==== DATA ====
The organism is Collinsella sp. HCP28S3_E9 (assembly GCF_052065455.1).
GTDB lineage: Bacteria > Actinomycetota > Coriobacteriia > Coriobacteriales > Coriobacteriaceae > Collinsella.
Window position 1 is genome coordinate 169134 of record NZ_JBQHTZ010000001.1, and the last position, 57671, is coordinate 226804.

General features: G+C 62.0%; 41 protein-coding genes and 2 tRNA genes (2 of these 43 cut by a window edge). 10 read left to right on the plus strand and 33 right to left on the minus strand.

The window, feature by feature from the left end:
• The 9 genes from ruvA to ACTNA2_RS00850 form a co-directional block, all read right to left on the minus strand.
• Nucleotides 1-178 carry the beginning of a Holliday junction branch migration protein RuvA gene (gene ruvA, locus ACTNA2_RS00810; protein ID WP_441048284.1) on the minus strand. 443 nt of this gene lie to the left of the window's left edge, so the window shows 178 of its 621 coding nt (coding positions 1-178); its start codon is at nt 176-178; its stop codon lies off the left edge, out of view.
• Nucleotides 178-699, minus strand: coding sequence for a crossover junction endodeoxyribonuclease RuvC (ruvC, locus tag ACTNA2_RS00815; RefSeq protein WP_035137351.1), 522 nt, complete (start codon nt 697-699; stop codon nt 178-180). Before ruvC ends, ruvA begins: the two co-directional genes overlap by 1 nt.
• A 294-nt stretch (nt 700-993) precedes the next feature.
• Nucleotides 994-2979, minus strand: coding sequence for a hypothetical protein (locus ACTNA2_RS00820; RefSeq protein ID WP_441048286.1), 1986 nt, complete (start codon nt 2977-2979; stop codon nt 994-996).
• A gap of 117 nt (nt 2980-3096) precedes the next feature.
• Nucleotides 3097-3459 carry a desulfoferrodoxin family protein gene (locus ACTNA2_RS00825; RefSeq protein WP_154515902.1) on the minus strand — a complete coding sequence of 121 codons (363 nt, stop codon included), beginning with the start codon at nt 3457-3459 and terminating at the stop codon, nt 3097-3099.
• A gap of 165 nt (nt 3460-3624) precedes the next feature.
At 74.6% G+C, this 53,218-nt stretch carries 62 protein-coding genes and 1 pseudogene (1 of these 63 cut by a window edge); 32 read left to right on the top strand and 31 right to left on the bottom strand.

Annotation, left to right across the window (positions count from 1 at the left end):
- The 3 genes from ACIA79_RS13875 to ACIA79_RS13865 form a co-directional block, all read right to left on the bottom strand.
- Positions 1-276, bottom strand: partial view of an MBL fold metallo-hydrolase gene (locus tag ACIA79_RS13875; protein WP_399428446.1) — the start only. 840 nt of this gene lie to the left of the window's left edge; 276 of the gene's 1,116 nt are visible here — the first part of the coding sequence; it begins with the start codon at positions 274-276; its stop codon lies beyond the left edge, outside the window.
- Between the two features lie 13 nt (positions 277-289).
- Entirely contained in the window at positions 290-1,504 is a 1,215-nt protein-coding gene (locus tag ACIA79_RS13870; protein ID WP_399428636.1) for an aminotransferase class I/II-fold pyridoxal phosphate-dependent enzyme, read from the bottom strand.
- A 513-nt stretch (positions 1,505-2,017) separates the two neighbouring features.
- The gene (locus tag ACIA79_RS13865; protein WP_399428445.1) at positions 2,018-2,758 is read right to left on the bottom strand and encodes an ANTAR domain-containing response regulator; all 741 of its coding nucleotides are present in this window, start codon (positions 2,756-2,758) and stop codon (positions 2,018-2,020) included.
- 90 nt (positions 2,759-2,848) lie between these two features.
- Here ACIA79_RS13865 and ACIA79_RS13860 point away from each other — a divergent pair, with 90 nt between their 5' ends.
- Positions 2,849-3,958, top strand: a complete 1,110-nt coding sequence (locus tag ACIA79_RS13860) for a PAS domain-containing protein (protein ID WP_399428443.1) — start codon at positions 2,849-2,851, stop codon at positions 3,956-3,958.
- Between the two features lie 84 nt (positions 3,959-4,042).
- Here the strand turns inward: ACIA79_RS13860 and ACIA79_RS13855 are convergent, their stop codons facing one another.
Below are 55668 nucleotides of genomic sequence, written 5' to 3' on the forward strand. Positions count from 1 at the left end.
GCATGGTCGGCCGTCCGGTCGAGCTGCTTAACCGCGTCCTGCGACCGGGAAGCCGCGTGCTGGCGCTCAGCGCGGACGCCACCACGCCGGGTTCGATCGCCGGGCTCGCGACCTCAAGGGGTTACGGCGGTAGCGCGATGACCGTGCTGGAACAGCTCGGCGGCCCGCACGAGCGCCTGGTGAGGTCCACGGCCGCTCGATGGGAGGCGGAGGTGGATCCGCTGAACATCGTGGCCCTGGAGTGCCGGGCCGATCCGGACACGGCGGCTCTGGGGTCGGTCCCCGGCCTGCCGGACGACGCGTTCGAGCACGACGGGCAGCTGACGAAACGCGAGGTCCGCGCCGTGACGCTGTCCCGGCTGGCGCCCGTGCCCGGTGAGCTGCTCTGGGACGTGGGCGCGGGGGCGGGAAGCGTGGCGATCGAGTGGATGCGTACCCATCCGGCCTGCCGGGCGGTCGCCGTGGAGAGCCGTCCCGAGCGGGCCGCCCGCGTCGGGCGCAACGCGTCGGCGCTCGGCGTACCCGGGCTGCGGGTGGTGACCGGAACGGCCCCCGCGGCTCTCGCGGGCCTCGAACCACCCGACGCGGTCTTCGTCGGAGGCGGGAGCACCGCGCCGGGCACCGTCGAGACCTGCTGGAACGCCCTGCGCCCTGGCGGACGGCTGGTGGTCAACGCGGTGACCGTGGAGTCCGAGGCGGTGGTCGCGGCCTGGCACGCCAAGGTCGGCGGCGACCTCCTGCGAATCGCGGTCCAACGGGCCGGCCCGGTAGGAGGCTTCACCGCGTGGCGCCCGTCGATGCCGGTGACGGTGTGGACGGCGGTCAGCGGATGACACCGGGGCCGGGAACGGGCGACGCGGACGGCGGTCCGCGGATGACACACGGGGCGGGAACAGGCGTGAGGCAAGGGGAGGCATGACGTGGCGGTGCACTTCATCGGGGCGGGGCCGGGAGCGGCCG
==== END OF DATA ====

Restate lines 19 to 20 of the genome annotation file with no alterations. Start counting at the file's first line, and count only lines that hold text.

- Entirely contained in the window at positions 290-1,504 is a 1,215-nt protein-coding gene (locus tag ACIA79_RS13870; protein ID WP_399428636.1) for an aminotransferase class I/II-fold pyridoxal phosphate-dependent enzyme, read from the bottom strand.
- A 513-nt stretch (positions 1,505-2,017) separates the two neighbouring features.